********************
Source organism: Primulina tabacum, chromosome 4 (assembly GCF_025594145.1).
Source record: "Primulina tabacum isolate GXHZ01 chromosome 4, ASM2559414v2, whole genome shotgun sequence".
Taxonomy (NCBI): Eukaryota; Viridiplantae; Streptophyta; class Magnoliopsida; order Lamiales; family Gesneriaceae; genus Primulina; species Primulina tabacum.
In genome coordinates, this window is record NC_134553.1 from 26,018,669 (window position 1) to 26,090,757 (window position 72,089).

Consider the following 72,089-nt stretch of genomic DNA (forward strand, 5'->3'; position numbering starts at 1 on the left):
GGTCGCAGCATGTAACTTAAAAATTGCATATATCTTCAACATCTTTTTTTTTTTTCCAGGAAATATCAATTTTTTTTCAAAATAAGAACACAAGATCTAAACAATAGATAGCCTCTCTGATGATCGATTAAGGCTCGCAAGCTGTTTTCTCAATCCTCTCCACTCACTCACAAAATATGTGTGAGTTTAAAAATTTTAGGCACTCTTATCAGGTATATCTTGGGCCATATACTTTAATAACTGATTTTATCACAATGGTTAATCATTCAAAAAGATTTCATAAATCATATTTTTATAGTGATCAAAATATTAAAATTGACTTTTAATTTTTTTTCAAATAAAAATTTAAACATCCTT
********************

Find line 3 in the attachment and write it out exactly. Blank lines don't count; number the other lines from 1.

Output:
Taxonomy (NCBI): Eukaryota; Viridiplantae; Streptophyta; class Magnoliopsida; order Lamiales; family Gesneriaceae; genus Primulina; species Primulina tabacum.